When I asked my mother, Joan Sherman, to guest blog, I had no idea she would treat this with the same level of rigor with which she treats her myriad of other projects: hand painted textiles, sculpture and painting, canning and preserving, gardening, fern propagation, 17th Dutch painting scholarship, rediscovering Proust, interior design and oh lord, so much more. She calls this salad, “Forbidden Color Salad.”
Gimme a second, I am out of breath.
Where I am hasty and impatient, my mother is deliberate and focused. And although she is generally allergic to following recipes, she does well to make her own.
We started out in Chelsea Market, where we bought a nice slab of fatty Atlantic Salmon. This was perfect for gravlax, which should be unctuous and smooth, and not at all fishy. It differs from smoked salmon, well… because it is not smoked. It is cured – coated in spices and salt, wrapped in plastic, weighted down, and placed in the fridge. I really love the part where you get to search for objects to use as the weight (canned goods work well, and you can balance a grapefruit on top of the can for fun). The beets are used solely to stain the fish – they don’t lend any kind of “beety” flavor. Joan used the color palate of the resulting ombré gravlax to determine the rest of her jewel-toned ingredients. Very painterly.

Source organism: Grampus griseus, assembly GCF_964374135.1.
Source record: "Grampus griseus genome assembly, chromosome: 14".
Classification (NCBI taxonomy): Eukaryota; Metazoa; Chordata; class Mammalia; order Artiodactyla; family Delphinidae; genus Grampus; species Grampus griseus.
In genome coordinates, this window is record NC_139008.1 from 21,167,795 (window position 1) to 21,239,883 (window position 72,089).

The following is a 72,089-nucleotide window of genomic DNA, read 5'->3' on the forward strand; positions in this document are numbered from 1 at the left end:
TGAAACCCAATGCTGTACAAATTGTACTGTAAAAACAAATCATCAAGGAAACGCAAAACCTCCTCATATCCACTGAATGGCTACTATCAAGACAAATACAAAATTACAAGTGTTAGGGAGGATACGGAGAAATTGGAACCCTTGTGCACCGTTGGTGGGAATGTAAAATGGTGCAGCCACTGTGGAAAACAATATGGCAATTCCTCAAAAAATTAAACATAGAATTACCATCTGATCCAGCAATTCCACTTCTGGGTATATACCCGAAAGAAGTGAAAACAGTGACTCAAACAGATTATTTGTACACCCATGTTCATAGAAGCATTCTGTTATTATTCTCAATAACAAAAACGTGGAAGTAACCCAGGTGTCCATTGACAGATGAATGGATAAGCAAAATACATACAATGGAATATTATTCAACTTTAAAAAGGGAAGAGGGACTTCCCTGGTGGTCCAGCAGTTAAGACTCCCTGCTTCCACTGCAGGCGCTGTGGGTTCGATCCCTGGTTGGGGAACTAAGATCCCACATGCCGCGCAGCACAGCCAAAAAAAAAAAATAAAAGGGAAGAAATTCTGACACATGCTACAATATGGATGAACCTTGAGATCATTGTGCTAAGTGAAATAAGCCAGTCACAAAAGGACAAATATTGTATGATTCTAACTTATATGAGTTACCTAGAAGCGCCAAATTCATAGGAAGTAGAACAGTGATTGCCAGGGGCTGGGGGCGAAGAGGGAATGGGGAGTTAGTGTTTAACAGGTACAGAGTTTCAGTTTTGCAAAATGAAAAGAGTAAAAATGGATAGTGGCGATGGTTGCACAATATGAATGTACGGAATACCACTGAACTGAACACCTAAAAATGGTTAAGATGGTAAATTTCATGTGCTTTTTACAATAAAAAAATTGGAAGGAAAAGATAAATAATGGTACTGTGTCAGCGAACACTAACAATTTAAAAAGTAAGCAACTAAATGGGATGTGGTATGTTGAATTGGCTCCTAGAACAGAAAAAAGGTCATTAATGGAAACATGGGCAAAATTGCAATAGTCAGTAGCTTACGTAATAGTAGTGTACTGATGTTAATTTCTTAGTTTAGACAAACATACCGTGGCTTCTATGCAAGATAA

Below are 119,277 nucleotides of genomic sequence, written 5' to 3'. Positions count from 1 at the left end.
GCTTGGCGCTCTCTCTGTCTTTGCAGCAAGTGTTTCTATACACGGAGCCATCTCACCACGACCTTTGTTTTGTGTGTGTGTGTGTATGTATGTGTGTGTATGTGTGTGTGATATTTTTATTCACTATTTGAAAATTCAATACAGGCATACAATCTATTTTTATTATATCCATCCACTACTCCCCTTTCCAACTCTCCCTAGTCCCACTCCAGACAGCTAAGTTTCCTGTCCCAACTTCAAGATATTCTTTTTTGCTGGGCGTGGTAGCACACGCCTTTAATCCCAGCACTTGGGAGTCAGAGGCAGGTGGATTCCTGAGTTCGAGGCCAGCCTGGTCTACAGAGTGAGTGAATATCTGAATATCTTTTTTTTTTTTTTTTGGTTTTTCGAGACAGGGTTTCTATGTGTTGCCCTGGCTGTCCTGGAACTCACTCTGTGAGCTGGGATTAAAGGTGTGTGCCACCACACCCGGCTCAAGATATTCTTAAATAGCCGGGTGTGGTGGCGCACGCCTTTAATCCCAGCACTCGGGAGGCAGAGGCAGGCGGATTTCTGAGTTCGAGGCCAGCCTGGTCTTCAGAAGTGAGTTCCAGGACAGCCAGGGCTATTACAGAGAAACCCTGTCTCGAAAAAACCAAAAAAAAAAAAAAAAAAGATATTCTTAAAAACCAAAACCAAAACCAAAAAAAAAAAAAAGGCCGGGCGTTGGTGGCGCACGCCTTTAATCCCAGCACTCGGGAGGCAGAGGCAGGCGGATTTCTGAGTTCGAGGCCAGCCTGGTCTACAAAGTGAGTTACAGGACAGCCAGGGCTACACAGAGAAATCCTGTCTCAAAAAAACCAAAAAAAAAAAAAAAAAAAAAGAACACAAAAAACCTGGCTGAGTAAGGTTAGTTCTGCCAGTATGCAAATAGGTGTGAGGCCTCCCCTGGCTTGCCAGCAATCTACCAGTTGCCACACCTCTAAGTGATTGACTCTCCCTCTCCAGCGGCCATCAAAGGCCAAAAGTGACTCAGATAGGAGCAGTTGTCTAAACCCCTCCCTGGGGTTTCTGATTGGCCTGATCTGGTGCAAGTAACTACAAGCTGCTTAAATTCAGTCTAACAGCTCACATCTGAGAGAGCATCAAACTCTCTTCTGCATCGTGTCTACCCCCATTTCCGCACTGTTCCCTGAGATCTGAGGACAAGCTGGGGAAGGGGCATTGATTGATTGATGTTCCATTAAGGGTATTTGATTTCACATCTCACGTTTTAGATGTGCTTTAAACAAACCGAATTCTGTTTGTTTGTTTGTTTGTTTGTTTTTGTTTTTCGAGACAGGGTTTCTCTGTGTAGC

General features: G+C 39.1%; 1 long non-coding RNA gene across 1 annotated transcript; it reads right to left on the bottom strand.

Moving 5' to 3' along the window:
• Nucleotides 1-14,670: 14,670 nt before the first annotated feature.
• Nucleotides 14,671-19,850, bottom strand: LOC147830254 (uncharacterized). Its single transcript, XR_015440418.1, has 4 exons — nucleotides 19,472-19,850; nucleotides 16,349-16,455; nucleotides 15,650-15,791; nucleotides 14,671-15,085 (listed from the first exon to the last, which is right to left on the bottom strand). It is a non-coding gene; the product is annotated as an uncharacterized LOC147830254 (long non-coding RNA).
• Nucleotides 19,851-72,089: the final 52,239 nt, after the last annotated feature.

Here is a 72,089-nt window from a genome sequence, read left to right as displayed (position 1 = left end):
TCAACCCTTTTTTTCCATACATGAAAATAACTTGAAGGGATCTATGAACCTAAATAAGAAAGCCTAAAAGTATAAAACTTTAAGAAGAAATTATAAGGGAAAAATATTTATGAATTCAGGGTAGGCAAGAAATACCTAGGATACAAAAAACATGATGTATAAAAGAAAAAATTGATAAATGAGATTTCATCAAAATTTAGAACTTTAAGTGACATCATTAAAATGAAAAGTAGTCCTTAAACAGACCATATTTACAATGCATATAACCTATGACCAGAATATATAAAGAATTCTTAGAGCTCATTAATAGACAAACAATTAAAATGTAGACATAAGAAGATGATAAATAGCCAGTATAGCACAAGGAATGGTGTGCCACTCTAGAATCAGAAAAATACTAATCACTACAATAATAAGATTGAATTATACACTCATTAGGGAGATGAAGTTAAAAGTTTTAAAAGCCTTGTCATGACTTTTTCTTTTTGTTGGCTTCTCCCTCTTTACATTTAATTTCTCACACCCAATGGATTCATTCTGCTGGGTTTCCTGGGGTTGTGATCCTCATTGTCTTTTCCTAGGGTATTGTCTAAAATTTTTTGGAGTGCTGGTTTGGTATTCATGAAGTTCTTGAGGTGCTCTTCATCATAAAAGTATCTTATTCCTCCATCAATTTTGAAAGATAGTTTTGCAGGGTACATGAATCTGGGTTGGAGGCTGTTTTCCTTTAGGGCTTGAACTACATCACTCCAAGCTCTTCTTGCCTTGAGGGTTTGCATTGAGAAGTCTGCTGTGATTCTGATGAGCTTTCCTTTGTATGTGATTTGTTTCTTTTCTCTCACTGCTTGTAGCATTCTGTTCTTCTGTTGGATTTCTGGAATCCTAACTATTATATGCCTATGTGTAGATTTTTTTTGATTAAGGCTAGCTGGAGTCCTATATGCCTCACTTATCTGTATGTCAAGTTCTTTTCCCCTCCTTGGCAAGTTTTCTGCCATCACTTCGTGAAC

Salmon roe, if you are unfamiliar, are the bath beads of the sea. They pop in your mouth, releasing tiny pools of salty fish oil onto your tongue. It took me some time to get used to this (I never was a fan of Gushers as a kid), but now I can’t get enough; I order salmon roe sushi (Ikura) every chance I get. You can find this at a high-end fish monger, or at a Japanese grocery store. Don’t be afraid to buy it frozen – it has all been frozen and thawed at some point, so in theory, the frozen roe could be fresher than the thawed.
The greens and carrots are dressed simply with olive oil and vinegar, but the whole salad rests atop a pool of this shockingly vibrant, fuchsia beet dressing, laced with pink peppercorns. If you don’t have these, you can use black pepper, but the pink have floral notes that are completely different. Once you are familiar with them, you will want to use them on everything (my favorite is in sugar cookies).
There is not a dull moment on this plate.